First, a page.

Investors have contacted the company since 2018, Berns said. 

Berns noted that the company’s land is considered an “opportunity zone,” a federal designation that offers a tax break to wealthy investors who develop in economically-distressed areas. The decision to give the land special tax status in 2018 came under scrutiny. Nevada politicians and lobbyists pushed for designating the area, despite nearby areas having lower income brackets.

The designation, Berns said, “offers some very unique abilities to raise money.” He also cited the state’s nascent infrastructure bank as a source for potential private or pension investment. Berns said another possibility was using blockchains technology to help fund buildings. 

“I don’t know yet how we’re going to raise money,” he said. “I haven’t gotten that far.”

Looking for water in six different places

To build out a new city with about 36,000 people, Blockchains will need water. The company has water rights through an existing water district within Storey County, but that water district does not serve the area of land where Blockchains has said it plans to build a residential community. 

As The Nevada Independent first reported in February, the company is looking to import water from rural areas. Not long after Berns pitched the concept to Sisolak, the company closed on a more than $30 million deal to purchase water from the area around Gerlach, a small town that sits at the edge of the Black Rock Desert, where the Burning Man festival is hosted each year.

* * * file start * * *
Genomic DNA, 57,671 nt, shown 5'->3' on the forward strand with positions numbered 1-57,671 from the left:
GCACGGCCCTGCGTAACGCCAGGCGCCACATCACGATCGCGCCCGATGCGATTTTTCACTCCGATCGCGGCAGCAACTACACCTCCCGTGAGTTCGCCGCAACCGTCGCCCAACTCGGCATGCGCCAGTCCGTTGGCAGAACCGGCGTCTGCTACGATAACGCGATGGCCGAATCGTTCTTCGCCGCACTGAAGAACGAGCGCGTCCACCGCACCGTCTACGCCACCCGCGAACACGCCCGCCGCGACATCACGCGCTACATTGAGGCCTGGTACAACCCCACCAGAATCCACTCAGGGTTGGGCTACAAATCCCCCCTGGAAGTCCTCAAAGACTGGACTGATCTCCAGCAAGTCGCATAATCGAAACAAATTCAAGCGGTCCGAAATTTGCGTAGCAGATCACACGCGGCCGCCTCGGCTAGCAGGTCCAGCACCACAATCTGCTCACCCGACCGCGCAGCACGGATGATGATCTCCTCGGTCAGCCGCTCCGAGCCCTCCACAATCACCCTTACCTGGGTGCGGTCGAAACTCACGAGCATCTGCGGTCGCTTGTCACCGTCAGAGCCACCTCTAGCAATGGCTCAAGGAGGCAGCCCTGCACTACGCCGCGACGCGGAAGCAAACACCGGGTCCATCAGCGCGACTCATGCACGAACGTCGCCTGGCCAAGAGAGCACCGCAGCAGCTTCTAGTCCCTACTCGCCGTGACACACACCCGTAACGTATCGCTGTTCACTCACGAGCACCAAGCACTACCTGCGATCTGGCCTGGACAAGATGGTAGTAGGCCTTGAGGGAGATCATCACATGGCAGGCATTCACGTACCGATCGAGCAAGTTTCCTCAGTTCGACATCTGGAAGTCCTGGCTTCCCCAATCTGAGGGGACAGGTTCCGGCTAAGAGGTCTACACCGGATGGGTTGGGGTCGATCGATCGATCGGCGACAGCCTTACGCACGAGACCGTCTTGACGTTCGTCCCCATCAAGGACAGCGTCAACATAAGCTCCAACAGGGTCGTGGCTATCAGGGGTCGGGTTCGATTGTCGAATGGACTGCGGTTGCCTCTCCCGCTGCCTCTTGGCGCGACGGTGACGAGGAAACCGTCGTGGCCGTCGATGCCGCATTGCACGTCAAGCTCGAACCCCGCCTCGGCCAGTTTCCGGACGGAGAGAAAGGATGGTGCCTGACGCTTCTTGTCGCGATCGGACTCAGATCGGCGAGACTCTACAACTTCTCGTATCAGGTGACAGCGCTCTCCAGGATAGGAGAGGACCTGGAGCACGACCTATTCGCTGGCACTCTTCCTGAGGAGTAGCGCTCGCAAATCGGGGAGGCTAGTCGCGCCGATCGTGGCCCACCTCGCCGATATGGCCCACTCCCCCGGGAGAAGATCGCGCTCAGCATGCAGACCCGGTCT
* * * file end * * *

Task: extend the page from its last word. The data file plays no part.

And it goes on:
When developers proposed a pipeline to move that water in the 2000s, environmental groups, the Pyramid Lake Paiute Tribe and local, state and federal entities filed legal protests. At the time, the tribe told state officials that exporting the water could harm Pyramid Lake, hindering decadeslong restoration efforts after water was diverted from tribal land in the early-1900s.

In February, a lawyer for the tribe said the tribe is watching the “water rights very closely.” Berns has not yet consulted with the tribe. He said it was a “bit premature” to engage with water users.

Berns believed he could find a “win-win” solution, but indicated that he would respect the tribe’s sovereignty, saying that “if the answer is the door is closed, there’s nothing we can do.” 

“But if the answer is, ‘look, we all have issues with water,’ let’s look at the ways in which maybe we can all work together to not just solve our issue, but to solve your issue and your issue and try to find that win-win. That’s my approach with everything,” he said. “That’s what I hope to do here.”

Berns said he recognized the environmental and economic concerns of piping water from rural Nevada, and he said that “we’re not going to do something that is going to hurt the rural counties,” but he provided few specifics. Berns said the company is investigating water in six different places in multiple counties, but he would not disclose the exact locations.